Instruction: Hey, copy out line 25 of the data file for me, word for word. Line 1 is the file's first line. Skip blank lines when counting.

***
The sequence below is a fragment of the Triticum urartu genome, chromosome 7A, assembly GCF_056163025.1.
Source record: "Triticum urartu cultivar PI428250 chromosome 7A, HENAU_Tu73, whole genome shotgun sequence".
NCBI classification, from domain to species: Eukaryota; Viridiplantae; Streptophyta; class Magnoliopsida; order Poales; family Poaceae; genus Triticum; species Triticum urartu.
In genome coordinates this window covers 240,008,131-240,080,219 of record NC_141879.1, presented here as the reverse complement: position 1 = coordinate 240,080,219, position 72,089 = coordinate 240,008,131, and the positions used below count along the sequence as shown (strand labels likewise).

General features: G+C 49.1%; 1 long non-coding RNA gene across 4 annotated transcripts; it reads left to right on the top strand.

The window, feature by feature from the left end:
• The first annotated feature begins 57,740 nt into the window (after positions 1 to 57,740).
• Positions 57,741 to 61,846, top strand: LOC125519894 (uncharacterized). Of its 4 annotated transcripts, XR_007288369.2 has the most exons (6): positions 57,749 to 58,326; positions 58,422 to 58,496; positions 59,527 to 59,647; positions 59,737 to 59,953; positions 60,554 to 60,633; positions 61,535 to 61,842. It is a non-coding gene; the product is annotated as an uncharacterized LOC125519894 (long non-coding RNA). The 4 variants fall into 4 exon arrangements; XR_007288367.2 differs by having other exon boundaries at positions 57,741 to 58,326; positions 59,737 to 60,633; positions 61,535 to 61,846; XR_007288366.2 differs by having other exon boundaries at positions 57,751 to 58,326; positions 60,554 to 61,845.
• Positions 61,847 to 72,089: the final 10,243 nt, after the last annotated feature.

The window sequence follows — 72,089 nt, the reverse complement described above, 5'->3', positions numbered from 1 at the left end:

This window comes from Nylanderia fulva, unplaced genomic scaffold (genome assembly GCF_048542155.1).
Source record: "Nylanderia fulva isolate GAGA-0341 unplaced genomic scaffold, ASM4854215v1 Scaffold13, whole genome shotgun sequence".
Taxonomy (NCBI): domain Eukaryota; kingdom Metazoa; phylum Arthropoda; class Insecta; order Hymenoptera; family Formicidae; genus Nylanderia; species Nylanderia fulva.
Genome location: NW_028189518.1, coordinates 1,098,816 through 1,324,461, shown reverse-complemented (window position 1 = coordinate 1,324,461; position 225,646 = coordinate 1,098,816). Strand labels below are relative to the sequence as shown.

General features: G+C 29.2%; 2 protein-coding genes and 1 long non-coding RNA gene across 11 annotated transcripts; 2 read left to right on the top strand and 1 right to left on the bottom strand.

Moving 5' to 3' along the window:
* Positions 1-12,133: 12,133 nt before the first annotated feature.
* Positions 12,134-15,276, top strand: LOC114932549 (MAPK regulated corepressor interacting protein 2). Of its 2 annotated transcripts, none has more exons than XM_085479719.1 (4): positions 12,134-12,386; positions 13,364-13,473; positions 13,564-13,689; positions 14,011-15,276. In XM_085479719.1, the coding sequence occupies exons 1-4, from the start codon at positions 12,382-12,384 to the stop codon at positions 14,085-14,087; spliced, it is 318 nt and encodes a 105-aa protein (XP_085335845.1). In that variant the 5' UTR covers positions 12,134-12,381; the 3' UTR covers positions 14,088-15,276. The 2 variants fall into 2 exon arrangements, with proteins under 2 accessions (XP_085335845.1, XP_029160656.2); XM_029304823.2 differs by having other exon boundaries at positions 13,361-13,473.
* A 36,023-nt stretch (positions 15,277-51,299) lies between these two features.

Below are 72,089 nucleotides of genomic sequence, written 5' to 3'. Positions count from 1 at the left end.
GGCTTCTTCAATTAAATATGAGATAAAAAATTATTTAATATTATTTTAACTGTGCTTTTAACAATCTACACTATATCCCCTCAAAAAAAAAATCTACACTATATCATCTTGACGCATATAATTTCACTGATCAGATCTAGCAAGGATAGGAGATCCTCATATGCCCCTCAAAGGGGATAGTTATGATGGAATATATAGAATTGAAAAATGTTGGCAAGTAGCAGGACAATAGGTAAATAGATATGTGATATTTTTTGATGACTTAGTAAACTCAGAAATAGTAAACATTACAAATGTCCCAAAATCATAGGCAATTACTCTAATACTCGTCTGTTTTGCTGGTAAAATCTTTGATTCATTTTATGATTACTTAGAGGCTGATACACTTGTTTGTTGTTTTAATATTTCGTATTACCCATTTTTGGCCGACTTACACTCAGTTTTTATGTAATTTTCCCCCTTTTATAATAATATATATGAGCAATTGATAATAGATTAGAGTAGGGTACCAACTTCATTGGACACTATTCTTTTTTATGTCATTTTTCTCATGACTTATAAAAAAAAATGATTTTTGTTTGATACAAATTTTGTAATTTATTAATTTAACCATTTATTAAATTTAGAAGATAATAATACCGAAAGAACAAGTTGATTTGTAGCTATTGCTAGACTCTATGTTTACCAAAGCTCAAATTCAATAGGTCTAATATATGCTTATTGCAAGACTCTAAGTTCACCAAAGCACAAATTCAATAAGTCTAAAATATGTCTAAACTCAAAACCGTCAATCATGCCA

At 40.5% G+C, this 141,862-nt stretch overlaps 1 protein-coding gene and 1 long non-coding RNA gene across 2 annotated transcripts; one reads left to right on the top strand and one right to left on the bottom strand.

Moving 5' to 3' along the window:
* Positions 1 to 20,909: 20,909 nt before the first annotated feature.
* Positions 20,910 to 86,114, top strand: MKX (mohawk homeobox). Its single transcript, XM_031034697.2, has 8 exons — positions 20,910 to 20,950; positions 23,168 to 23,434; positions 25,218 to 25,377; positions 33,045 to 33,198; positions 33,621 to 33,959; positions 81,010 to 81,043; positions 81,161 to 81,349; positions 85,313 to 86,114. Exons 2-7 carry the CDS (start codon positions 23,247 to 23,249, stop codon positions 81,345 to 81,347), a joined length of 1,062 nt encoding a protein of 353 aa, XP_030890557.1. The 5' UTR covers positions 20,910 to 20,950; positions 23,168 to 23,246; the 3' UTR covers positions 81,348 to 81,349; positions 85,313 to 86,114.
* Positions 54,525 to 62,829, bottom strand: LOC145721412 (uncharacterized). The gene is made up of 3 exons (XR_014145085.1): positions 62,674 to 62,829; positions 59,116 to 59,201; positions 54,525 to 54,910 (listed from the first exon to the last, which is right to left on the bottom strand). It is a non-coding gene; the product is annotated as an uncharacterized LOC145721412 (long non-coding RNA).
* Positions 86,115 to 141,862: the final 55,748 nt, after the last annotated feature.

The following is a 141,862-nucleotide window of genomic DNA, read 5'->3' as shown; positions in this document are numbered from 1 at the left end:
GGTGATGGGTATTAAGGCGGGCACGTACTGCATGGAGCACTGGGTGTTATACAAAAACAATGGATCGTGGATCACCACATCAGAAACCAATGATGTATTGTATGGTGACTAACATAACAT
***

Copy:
* Positions 20,910 to 86,114, top strand: MKX (mohawk homeobox). Its single transcript, XM_031034697.2, has 8 exons — positions 20,910 to 20,950; positions 23,168 to 23,434; positions 25,218 to 25,377; positions 33,045 to 33,198; positions 33,621 to 33,959; positions 81,010 to 81,043; positions 81,161 to 81,349; positions 85,313 to 86,114. Exons 2-7 carry the CDS (start codon positions 23,247 to 23,249, stop codon positions 81,345 to 81,347), a joined length of 1,062 nt encoding a protein of 353 aa, XP_030890557.1. The 5' UTR covers positions 20,910 to 20,950; positions 23,168 to 23,246; the 3' UTR covers positions 81,348 to 81,349; positions 85,313 to 86,114.